I saw quite a few indie games at E3 2015 this year. This didn’t really come as a surprise, given the increased focus on indie development that’s currently heating up the industry. What did come as a surprise is the gradual break from indie trends. For instance, there were expected Metroidvania clones and certainly bunches of roguelikes, but I don’t think anything was described to me as “like Dark Souls” once. Progress, people.
Don’t get me wrong – I love blockbusters, too, and will anxiously await final copies of sure-fire hits like Star Fox Zero and Guitar Hero Live. But they don’t need our attention the way certain indies do!
Given my penchant for taking on all challenges with nary a whimper, I was keen on taking in as many of these indie treats as possible. It’s my way and I wouldn’t have it any other. That said, let’s talk about some of the indie games that impressed the show and surrounding environs.
Diluvion: Underwater FTL
Diluvion features a really cool behind-the-sub view that defines the game in screenshots and video and looks absolutely fantastic in motion. I can’t say much about how it plays, though, since the build on offer wasn’t ready to be touched just yet. Still, based on looks alone, Diluvion seems fantastic – and who bases their judgments on anything but looks? Not me, that’s for sure.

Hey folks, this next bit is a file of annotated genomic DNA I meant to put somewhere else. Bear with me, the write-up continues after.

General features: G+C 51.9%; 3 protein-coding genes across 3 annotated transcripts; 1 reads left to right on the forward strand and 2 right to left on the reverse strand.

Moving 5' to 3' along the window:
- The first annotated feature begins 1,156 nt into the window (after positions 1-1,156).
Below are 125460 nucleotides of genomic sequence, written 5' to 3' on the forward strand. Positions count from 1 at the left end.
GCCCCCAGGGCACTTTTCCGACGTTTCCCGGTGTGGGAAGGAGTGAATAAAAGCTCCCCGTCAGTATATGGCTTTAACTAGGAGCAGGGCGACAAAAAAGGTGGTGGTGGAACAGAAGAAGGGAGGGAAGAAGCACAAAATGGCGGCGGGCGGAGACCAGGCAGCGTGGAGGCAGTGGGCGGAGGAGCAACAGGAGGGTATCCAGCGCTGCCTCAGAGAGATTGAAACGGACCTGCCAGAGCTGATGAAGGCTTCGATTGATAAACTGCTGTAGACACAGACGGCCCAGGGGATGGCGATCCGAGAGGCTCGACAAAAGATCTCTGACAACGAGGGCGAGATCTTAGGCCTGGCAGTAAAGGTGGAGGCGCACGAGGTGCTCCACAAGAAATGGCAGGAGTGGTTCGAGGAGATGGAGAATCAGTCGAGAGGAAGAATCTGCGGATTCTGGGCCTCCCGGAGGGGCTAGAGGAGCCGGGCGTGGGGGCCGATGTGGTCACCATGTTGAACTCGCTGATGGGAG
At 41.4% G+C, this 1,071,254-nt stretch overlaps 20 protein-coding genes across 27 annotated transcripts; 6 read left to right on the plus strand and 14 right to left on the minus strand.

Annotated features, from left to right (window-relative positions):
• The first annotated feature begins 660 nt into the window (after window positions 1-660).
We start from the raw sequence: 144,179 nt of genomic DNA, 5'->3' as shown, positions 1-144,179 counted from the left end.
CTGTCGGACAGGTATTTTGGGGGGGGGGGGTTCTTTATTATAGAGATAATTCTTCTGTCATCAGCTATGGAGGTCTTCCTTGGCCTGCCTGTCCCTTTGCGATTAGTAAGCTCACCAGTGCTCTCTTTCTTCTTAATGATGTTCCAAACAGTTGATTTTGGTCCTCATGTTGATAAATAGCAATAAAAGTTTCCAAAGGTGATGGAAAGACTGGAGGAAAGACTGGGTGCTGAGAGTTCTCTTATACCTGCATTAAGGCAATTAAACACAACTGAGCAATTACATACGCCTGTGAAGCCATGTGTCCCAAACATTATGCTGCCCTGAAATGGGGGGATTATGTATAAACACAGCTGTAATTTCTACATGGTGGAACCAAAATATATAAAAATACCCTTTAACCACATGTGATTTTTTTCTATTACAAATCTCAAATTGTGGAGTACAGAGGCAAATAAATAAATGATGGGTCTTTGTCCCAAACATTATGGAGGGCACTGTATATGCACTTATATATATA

A Postmodern RPG: You play as a hipster and run around beating monsters with an LP via a turn-based combat system. I’m sold.
Eon Altar: So what we’ve got here is a turn-based RPG where players control their characters using an app on their cell phones. If you’re familiar with the old Gamecube RPG Final Fantasy Crystal Chronicles you might have the idea here – players are given their own objectives and secret information, and the phone-based controls are a method to keep that information private. This is the kind of game that’s hard to get a handle on based on a brief look at a show, but the concept is certainly innovative.
Here’s a sort of procedurally generated take on Quake or Wolfenstein; you’ve got a squad of punks that you send on missions which play out as an old-school FPS level. Successful missions advance your punks’ rebellion against the establishment, as well as earning you new punks. This one wins the prize for having the best handout I saw at E3: the creator actually designed and printed an in-universe zine that serves as an introduction to the game. It’s pretty awesome.
You’ve got a triangle. So do the other players. You’re all able to shoot little blasts around, charging up for more powerful shots if you’d like. The goal is to use your shots to push a ball into the other team’s goal via physics, teamwork and unnecessary triangle-based roughness. Way more fun than it has any right to be.
It’s an FPS where all your opponents are invisible. Sounds difficult, right? Well, the game’s split-screen (even in online multiplayer) and you can look at their screens to get an idea of where they are. It’s actually not any less difficult, but it’s still pretty hilarious.